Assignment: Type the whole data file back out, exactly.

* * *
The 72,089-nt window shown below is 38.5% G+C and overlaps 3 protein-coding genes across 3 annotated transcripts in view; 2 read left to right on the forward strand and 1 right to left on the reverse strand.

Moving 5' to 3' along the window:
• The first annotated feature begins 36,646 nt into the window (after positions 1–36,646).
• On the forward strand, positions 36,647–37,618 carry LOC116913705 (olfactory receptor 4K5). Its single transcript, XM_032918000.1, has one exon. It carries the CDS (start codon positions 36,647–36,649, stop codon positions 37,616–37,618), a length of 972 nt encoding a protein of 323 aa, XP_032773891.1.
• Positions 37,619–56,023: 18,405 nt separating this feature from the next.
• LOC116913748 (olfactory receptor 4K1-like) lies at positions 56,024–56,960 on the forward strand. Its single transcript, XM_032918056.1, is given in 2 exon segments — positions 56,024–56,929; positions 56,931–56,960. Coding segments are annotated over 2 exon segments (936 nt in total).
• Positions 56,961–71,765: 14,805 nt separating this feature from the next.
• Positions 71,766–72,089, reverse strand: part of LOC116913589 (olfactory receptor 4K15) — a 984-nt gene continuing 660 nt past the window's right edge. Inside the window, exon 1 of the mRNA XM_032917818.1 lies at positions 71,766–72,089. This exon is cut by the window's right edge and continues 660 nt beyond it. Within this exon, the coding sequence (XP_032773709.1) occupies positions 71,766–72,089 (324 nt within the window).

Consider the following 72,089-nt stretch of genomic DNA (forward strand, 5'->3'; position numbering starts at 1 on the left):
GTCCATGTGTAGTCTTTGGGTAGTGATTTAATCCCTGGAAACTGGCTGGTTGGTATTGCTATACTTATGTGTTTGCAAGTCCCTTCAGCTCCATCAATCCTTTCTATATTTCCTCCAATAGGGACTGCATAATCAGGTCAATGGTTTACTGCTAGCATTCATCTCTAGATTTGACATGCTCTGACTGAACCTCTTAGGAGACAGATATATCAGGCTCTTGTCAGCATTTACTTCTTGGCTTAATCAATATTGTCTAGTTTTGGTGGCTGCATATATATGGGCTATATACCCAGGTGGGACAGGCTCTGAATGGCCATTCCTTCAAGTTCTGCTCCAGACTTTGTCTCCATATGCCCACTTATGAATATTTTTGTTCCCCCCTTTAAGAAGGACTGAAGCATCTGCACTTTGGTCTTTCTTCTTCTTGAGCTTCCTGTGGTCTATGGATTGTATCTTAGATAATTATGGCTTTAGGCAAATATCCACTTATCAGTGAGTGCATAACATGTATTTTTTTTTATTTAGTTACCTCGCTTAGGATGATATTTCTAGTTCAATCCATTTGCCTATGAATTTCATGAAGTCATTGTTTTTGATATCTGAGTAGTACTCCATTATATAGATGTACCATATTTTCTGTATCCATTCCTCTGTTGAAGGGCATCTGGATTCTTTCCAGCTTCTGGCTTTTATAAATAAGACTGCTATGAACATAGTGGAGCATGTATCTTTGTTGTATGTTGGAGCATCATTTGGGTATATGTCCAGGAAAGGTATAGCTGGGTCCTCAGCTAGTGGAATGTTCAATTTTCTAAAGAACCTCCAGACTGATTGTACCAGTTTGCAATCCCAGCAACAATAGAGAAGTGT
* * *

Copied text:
The 72,089-nt window shown below is 38.5% G+C and overlaps 3 protein-coding genes across 3 annotated transcripts in view; 2 read left to right on the forward strand and 1 right to left on the reverse strand.

Moving 5' to 3' along the window:
• The first annotated feature begins 36,646 nt into the window (after positions 1–36,646).
• On the forward strand, positions 36,647–37,618 carry LOC116913705 (olfactory receptor 4K5). Its single transcript, XM_032918000.1, has one exon. It carries the CDS (start codon positions 36,647–36,649, stop codon positions 37,616–37,618), a length of 972 nt encoding a protein of 323 aa, XP_032773891.1.
• Positions 37,619–56,023: 18,405 nt separating this feature from the next.
• LOC116913748 (olfactory receptor 4K1-like) lies at positions 56,024–56,960 on the forward strand. Its single transcript, XM_032918056.1, is given in 2 exon segments — positions 56,024–56,929; positions 56,931–56,960. Coding segments are annotated over 2 exon segments (936 nt in total).
• Positions 56,961–71,765: 14,805 nt separating this feature from the next.
• Positions 71,766–72,089, reverse strand: part of LOC116913589 (olfactory receptor 4K15) — a 984-nt gene continuing 660 nt past the window's right edge. Inside the window, exon 1 of the mRNA XM_032917818.1 lies at positions 71,766–72,089. This exon is cut by the window's right edge and continues 660 nt beyond it. Within this exon, the coding sequence (XP_032773709.1) occupies positions 71,766–72,089 (324 nt within the window).

Consider the following 72,089-nt stretch of genomic DNA (forward strand, 5'->3'; position numbering starts at 1 on the left):
GTCCATGTGTAGTCTTTGGGTAGTGATTTAATCCCTGGAAACTGGCTGGTTGGTATTGCTATACTTATGTGTTTGCAAGTCCCTTCAGCTCCATCAATCCTTTCTATATTTCCTCCAATAGGGACTGCATAATCAGGTCAATGGTTTACTGCTAGCATTCATCTCTAGATTTGACATGCTCTGACTGAACCTCTTAGGAGACAGATATATCAGGCTCTTGTCAGCATTTACTTCTTGGCTTAATCAATATTGTCTAGTTTTGGTGGCTGCATATATATGGGCTATATACCCAGGTGGGACAGGCTCTGAATGGCCATTCCTTCAAGTTCTGCTCCAGACTTTGTCTCCATATGCCCACTTATGAATATTTTTGTTCCCCCCTTTAAGAAGGACTGAAGCATCTGCACTTTGGTCTTTCTTCTTCTTGAGCTTCCTGTGGTCTATGGATTGTATCTTAGATAATTATGGCTTTAGGCAAATATCCACTTATCAGTGAGTGCATAACATGTATTTTTTTTTATTTAGTTACCTCGCTTAGGATGATATTTCTAGTTCAATCCATTTGCCTATGAATTTCATGAAGTCATTGTTTTTGATATCTGAGTAGTACTCCATTATATAGATGTACCATATTTTCTGTATCCATTCCTCTGTTGAAGGGCATCTGGATTCTTTCCAGCTTCTGGCTTTTATAAATAAGACTGCTATGAACATAGTGGAGCATGTATCTTTGTTGTATGTTGGAGCATCATTTGGGTATATGTCCAGGAAAGGTATAGCTGGGTCCTCAGCTAGTGGAATGTTCAATTTTCTAAAGAACCTCCAGACTGATTGTACCAGTTTGCAATCCCAGCAACAATAGAGAAGTGT